Which is more effective for the treatment of irritable bowel syndrome: an app to increase adherence to a low FODMAPS diet, or an oral antispasmodic agent (otilonium bromide)?
This pragmatic trial found a clinically meaningful benefit of a low FODMAPS diet, implemented using an app, compared with an active medication comparator. Given its safety and low cost, the authors argue (and I agree) that a low FODMAPS diet should be first-line therapy for our patients with IBS. The process includes elimination of FODMAPS from the diet and then reintroducing foods, one at a time, until the offending food or foods are identified. The app used in this Belgian study was in French and Dutch, but there are many highly rated apps available. I found a free "Fast FODMAPS" app in the App store that included food lists, a food search, and other features. Caveat: These apps have not been evaluated in clinical trials.
Plan de l'etude:
Randomized controlled trial (nonblinded)
Both low FODMAPS diets and otilonium bromide (OB) have been shown in randomized trials to have efficacy for the treatment of irritable bowel syndrome (IBS). FODMAPS stands for fermentable oligosaccharides, disaccharides, monosaccharides, and polyols, which are short-chain carbohydrates that are poorly absorbed by some people. This was a pragmatic trial, enrolling primary care patients given a diagnosis of IBS by their physician. Patients with psychiatric comorbidity, who had used a FODMAPS diet, or who had taken OB were excluded. The dietary intervention consisted of an app that provided guidance for a low FODMAPS diet and provided more than 100 recipes; the 40 mg OB intervention was given 3 times daily. Groups were similar at baseline, with a mean age of 41 years, and 76% were female. Analysis was by intention to treat. The primary outcome was a clinically significant improvement of 50 points on the 500-point IBS-Severity Symptom Scale. At 8 weeks, a response was noted by more patients in the FODMAPS group than in the OB group at 4 weeks (62% vs 51%; P = .02; number needed to treat [NNT] = 9) and at 8 weeks (71% vs 61%; P = .03; NNT = 10). The average decline in the score was also significantly higher in the FODMAPS group (-97 vs -77 points; P = .02). There were no differences between groups in overall quality-of-life scales. The authors also prespecified a subgroup analysis of the 309 patients (70%) who met the most recent Rome IV criteria for IBS. The benefit was even greater in these patients in terms of the percentage of responders (77% vs 62%; P = .004; NNT = 7). Adherence was high and was actually better for the diet than for the medication (94% vs 73%).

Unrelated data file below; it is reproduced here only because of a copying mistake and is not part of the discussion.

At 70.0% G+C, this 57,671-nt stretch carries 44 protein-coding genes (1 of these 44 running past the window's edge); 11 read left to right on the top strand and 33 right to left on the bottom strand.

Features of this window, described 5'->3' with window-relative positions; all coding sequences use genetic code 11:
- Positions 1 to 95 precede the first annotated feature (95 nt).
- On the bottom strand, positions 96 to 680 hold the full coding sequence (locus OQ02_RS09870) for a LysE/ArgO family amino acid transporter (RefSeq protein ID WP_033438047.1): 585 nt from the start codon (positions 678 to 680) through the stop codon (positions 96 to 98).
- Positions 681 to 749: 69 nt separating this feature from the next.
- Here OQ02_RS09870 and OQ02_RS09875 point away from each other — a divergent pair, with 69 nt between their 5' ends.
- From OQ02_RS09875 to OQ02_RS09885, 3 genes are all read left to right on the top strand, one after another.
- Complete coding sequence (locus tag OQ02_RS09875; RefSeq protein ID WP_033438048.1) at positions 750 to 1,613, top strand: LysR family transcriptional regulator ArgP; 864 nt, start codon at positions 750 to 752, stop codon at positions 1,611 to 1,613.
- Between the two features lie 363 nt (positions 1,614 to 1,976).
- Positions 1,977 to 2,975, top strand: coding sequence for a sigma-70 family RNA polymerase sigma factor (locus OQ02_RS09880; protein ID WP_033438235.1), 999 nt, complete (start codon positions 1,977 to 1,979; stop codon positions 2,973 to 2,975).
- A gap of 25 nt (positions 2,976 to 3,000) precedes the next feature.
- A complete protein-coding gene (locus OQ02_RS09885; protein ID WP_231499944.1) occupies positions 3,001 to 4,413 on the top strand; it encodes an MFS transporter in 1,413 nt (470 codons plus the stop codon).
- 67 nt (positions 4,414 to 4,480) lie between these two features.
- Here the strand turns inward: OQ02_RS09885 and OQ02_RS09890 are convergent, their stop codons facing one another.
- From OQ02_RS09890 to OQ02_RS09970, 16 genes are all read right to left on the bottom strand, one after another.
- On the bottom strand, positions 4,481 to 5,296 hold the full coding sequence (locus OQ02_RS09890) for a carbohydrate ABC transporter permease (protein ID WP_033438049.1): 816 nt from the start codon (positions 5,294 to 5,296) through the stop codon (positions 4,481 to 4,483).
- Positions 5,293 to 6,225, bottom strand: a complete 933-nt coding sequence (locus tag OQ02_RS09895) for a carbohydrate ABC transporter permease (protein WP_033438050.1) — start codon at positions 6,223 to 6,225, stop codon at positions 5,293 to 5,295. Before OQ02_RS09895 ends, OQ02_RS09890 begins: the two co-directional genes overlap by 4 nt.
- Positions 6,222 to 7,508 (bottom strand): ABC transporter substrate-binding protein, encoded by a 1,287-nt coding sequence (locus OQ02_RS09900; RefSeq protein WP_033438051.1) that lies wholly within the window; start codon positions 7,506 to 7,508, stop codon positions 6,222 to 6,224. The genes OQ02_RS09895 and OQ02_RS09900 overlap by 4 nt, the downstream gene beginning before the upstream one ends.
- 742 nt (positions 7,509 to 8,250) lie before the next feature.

Mark H. Ebell, MD, MS
University of Georgia